10. Completely agree with Andrea. Alitalia provides infrastructurally necessary services. Plus, I like to fly with them a lot when on holidays in Italy… However, they finally must reduce staff, otherwise they’ll continue to burn way too much money.

  11. Alitalia disappearing would gift Ryanair a monopoly – which Ryanair would ruthlessly exploit. That and Andreaā€™s points – the right move for the Italian government. The U.K. letting Flybe go bust hindering regional connectivity and further strengthening BA was a massive mistake, happy that Italy not repeating such an error.

  12. @andrea : okay now you’re just supporting Alitalia for the sake of it. Trieste is 1hr10 driving to Ljubljana and 1hr51 to Venice. Pescara is 2hr20 drive from Roma.

  13. @ J
    Were AZ to fail, LH group will be there in minutes. If you pay attention LH is always watching Italy and has daily flights into almost every Italian airport. I and many Italian colleagues prefer to fly LH with connection on intercontinental flights when originating outside of Rome or Milan, since a transfer is anyway involved.
    I do remember LH actually trying to have an airline in Italy and SR also owned Volare.

  14. @henry LAX: the 2h30 (and usually much longer) drive you mention means, in any case, adding many hours to one’s journey, rather than a short feeder flight. It’s also beside the point: regional airports like Pescara or Trieste serve indeed a *region*, where people are often located further away than the city itself.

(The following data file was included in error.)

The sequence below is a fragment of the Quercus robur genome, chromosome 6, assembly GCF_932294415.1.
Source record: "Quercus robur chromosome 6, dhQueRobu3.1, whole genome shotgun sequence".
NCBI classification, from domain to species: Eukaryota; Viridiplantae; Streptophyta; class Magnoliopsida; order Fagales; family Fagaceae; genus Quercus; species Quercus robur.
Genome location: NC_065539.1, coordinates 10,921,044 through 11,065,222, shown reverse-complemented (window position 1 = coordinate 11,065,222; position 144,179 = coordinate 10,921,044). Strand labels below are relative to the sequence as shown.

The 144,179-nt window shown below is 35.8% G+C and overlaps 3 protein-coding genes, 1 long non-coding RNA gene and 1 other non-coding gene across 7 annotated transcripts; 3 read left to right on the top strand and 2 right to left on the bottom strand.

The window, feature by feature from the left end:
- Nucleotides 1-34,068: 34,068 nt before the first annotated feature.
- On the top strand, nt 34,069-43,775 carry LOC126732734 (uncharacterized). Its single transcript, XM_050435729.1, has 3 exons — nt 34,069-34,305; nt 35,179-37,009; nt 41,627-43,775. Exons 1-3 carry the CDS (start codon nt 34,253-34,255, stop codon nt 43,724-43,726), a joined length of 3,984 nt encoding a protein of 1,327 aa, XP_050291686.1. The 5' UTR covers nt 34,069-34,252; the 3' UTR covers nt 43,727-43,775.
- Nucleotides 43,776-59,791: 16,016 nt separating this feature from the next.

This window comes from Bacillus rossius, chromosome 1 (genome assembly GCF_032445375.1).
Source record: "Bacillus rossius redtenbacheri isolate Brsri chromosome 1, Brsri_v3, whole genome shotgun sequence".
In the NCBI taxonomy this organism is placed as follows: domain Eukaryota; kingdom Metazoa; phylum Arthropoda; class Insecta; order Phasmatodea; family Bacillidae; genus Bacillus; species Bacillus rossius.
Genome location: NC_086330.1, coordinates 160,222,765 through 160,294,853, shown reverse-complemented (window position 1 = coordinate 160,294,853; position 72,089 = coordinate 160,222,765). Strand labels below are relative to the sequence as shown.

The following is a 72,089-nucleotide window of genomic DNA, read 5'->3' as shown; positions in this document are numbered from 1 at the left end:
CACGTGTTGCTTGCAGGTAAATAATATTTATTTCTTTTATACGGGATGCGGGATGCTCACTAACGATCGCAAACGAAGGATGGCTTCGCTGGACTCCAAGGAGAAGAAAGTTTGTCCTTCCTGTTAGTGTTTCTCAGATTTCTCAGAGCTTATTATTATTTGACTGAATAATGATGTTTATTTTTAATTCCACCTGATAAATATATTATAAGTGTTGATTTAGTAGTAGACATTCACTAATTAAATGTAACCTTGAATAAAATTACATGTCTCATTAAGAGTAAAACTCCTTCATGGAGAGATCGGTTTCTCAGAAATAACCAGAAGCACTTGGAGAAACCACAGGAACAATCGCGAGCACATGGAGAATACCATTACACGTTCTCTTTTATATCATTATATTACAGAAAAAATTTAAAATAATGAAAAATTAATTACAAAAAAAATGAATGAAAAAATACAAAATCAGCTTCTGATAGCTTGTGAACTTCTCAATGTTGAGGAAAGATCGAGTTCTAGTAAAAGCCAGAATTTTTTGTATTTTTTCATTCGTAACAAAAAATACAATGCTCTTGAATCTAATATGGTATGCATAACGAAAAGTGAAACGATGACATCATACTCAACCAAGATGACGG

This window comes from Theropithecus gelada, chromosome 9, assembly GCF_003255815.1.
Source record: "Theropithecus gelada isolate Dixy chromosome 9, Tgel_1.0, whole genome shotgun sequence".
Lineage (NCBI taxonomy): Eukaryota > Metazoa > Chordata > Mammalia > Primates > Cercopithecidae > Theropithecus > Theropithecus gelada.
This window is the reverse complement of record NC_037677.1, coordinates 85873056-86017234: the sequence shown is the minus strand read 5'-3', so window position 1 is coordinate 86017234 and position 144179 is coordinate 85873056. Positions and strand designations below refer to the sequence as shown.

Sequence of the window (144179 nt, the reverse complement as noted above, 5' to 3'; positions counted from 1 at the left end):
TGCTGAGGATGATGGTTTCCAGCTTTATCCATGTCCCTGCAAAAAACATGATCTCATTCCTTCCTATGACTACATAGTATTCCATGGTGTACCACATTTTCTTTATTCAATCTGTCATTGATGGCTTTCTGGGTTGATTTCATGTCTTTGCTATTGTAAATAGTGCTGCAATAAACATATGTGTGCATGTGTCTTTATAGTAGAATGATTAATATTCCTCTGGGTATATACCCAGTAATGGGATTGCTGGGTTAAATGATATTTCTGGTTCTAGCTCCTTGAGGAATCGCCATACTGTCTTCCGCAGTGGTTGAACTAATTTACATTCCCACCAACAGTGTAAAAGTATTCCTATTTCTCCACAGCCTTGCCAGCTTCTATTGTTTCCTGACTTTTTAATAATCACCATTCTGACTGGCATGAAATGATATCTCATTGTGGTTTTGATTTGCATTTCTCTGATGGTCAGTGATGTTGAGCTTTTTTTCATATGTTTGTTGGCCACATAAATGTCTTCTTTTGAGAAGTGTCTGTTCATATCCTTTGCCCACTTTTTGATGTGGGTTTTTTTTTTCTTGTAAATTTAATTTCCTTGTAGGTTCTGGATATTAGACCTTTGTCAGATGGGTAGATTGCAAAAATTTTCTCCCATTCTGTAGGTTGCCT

Let’s not even mention the islands. Until now, state-subsidised routes to Sardinia and Sicily were officially open to any airline; in practice, it was only Alitalia who ever took them, as they were not profitable from a pure market standpoint ā€“ but hugely important to the country as a whole.
    I really do not care about Alitalia as such. But there is a strong point to be (re)made in favour of state-backed flag carriers, as the case of Italy makes clear.

  15. All the unions are happy now
    More strikes more money for management and employees
    And less money for italian taxpayers
    I am glad I don’t pay any more tax in Italy
    Next time when I am flying AZ I will thanks my fellows Italian
    Grazie mille
    Per pagare piu tasse

  16. We need Salvini in power NOW! He is the only real LEADER who has the balls to cut off the disastrous ‘airline’ that is Alitalia. And he is the only one who is smart & strong enough to lead Italy through the current Corona-crisis.

  17. Lost good chance to stop forever this “money eating”airline and using this funds to rebuilt a new one with right staff number and a proper industrialization plan to finally be competitive and profitable.
    But once more just wasting our taxpayers money in some months as from decades, with all billions fired up we could have biggest and efficiency airline of world and likely be most visited country of world.